PCC learns about new safeguarding training on Watford District Day
Police and Crime Commissioner David Lloyd spent a day focusing on crime and community safety issues in Watford recently, including learning about new training at bars and clubs to help safeguard those who might be vulnerable to becoming victims of crime.

The Commissioner met with Watford PubWatch chair Phil Holby, Watford Borough Council licensing enforcement officer Jamie McKenzie and Watford Neighbourhood Sergeant Simon Mason during his latest ‘district day’ in the town. Meeting at Town Hall, the group discussed the expansion of the Scan Net system to more PubWatch members and new vulnerability training for door staff at bars and clubs.

For the latter project, the Watford Central Safer Neighbourhood Team has been delivering training to people who work in the town’s major clubs and bars, including door staff to bar staff. The training helps staff identify people who are out enjoying the town’s nightlife but might be vulnerable to crime. Staff can help safeguard in ways such as intervening to make sure people get home safely with friends or family, so they are not left at risk of becoming victims of theft, assault or sexual offences.

The Commissioner was also given an update on the Scan Net system, which has been used for some time now by the main bars and nightclubs in the town to identify and keep records of who is on their premises. Although police initially encouraged them to introduce it, it is owned and run entirely by the bars themselves and the Commissioner was told how recently more establishments within PubWatch have introduced the system. Since it was introduced, Scan Net has contributed to a cut in reports of crime and anti-social behaviour in the town centre.

The visit to Watford on Tuesday (27th October) was the Commissioner’s latest ‘district day’ – a regular event where he focuses on the crime and community safety-related issues affecting each of the county’s 10 districts and boroughs.

The Commissioner’s day started at Watford Police Station, meeting Watford’s Chief Inspector David Wheatley and Superintendent Sue Jameson to discuss policing issues in the town. They discussed recent changes, such as the closure of the custody suite at the station and sat in on the Force’s Daily Management Meeting. Here senior officers from all 10 of the county’s districts and boroughs discuss the crimes reported in the previous 24 hours and tactics for the next 24 hours.

They then travelled to Watford Community Housing Trust HQ in Clarendon Road to meet the housing association’s Chief Executive Tina Barnard. The group discussed close partnership working between the Trust, the council and the police to tackle crime and anti-social behaviour in the borough.

After meeting PubWatch at Town Hall, the Commissioner then met Mayor Dorothy Thornhill and Council Chief Executive Manny Lewis, again to discuss crime, anti-social behaviour and policing issues in Watford. 

Later the Commissioner travelled to Youth Connexions in Lower High Street to see the centre and get an update from Watford Rape Crisis & Sexual Abuse Centre, which has received two grants from the Commissioner’s Community Fund (CCF).

Frances LeHane, from the Rape Crisis Centre, explained more about the work they do, the challenges they face as a charity and the effects of the CCF grants on the services they are able to offer victims of sex offences. The Centre has twice been awarded £5,000 from the fund. The money has allowed them to extend their services to male victims of sexual abuse, as well as develop the resources available for their volunteers in supporting victims of male rape, historical rape and forced marriage.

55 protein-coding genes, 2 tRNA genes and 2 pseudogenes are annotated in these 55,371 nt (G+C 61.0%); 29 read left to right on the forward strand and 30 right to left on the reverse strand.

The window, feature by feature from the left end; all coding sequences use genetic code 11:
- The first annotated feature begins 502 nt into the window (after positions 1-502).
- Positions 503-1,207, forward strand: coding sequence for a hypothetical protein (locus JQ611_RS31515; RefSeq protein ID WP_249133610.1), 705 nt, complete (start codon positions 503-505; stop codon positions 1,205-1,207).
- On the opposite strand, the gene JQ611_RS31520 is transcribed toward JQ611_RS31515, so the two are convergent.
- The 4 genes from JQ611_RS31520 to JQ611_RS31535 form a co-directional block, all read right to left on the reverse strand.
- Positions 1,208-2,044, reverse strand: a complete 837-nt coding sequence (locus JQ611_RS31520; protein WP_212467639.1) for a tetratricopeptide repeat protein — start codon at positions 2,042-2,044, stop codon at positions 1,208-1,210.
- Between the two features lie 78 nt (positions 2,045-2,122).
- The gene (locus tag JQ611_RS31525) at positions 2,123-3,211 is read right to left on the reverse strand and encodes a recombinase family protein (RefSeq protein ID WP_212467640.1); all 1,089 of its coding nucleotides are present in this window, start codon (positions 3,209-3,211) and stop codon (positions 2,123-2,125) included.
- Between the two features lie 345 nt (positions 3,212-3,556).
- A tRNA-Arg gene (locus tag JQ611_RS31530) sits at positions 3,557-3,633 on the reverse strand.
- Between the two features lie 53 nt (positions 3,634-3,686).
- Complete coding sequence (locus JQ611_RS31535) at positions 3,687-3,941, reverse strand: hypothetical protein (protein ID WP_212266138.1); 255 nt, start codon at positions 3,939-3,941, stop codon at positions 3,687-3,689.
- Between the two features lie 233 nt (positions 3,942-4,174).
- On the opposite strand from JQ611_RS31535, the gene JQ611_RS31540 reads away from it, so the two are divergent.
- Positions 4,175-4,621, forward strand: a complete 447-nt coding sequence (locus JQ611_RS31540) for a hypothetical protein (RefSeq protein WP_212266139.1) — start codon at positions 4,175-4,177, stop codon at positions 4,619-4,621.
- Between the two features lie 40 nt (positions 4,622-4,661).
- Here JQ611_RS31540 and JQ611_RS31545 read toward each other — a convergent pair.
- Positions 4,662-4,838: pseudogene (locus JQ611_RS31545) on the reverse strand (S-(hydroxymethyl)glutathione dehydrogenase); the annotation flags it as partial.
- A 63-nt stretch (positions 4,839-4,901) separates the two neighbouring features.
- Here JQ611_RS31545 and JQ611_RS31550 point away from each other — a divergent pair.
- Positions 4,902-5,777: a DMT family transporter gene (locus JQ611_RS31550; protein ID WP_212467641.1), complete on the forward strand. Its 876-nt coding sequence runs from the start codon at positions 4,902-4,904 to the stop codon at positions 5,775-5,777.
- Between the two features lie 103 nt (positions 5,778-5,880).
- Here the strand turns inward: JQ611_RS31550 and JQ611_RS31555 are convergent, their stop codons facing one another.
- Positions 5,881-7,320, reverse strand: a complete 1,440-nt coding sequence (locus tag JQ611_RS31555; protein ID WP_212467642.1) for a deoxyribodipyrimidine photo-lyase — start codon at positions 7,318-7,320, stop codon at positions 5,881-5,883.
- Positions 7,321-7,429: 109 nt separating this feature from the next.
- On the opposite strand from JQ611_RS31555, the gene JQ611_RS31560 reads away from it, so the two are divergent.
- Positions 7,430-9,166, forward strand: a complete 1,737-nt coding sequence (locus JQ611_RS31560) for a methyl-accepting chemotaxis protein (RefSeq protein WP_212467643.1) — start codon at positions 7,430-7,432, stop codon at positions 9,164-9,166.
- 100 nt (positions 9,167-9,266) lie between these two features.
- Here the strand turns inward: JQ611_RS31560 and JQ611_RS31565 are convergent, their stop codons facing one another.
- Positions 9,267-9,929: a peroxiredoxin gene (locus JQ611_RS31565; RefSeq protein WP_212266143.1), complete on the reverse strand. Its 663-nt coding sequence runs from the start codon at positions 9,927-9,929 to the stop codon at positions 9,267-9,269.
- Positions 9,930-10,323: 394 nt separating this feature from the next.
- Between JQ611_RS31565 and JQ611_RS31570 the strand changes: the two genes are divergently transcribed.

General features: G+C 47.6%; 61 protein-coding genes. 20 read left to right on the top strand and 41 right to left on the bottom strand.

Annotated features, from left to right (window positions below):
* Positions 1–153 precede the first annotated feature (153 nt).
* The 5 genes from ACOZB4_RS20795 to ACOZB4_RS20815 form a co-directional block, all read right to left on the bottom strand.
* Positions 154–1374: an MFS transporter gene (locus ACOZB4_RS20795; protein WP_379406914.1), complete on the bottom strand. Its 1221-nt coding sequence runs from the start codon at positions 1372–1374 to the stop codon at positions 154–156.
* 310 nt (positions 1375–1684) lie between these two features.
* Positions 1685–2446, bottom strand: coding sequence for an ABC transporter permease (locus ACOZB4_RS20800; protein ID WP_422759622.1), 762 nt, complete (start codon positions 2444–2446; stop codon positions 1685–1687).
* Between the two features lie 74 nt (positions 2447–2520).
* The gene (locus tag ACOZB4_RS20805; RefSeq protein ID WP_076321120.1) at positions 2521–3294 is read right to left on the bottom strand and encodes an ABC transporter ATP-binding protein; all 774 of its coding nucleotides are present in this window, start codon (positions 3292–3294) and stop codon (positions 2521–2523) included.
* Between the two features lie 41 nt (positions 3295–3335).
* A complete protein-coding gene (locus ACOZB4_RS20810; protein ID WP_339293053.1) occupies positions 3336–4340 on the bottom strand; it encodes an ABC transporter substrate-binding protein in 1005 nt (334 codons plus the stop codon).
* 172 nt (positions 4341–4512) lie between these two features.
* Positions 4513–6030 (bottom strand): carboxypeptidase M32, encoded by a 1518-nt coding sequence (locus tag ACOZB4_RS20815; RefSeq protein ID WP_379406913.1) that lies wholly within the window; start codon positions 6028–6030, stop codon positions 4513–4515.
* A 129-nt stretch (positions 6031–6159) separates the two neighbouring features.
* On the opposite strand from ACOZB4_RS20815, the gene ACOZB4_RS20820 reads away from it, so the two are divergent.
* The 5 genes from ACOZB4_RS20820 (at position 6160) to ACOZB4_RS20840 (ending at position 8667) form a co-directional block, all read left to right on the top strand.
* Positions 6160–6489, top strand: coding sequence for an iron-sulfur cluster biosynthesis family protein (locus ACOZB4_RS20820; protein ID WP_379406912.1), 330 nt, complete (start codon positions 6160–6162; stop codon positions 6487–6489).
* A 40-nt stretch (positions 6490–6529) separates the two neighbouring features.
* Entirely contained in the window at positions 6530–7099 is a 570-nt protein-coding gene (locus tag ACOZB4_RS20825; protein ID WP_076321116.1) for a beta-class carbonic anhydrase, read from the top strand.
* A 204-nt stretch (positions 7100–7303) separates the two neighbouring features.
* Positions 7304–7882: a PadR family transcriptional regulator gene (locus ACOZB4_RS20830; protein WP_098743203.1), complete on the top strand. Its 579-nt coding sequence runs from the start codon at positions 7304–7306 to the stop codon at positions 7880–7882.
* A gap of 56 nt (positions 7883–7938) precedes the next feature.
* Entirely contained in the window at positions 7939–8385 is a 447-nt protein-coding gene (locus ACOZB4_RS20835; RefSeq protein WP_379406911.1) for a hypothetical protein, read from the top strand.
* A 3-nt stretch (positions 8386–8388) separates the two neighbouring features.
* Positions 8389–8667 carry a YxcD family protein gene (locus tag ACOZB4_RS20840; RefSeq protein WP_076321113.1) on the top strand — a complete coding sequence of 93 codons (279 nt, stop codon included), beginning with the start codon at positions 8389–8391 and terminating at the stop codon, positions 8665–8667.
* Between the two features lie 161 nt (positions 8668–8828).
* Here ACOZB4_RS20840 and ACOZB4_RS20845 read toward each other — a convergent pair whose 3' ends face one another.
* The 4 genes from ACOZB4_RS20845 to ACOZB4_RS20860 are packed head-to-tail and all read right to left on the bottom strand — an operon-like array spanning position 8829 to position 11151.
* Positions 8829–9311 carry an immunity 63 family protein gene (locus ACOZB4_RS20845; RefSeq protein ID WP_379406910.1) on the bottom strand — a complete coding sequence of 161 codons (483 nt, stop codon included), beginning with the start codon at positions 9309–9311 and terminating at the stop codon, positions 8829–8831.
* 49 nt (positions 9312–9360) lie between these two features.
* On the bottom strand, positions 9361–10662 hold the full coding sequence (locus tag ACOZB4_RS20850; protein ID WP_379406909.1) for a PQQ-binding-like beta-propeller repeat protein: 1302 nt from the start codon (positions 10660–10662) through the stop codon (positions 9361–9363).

The final appointment was with Mary Walsh, team manager at Watford Youth Connexions, and senior advisor Jessica Webb. The group discussed their drop in centre for help supporting NEETs (young people Not in Employment, Education or Training) into work or further education. Low academic or vocational achievement or lack of career prospects is often a significant factor in how some young people end up offending or causing anti-social behaviour.

Afterwards, David Lloyd said: “My latest district day in Watford was as full as ever and it is always very encouraging to see the high level of partnership work between police, council, housing and other organisations in the borough. Encouraging local businesses to get more involved in crime prevention has been a mantra of mine and I am particularly pleased to see how bars and clubs are embracing this approach. I have been a fan of the Scan Net system for some time and it is good to see more businesses get on board, while the safeguarding training will help prevent people from becoming victims of crime in the months and years ahead.”

Elected Mayor of Watford Dorothy Thornhill said: "I was pleased to welcome the Police and Crime Commissioner, David Lloyd, and recognise all the good work being done in the town and across the partnership to support our night time economy. There was a one-off incident this weekend, but once again our police have acted swiftly.

“I also talked to David about how our Big Events series is really helping encourage families to come into the town centre to enjoy our restaurants and shops. We have a really successful partnership in Watford and continue to drive down anti-social behaviour and we will be looking to strengthen these ties in the future.”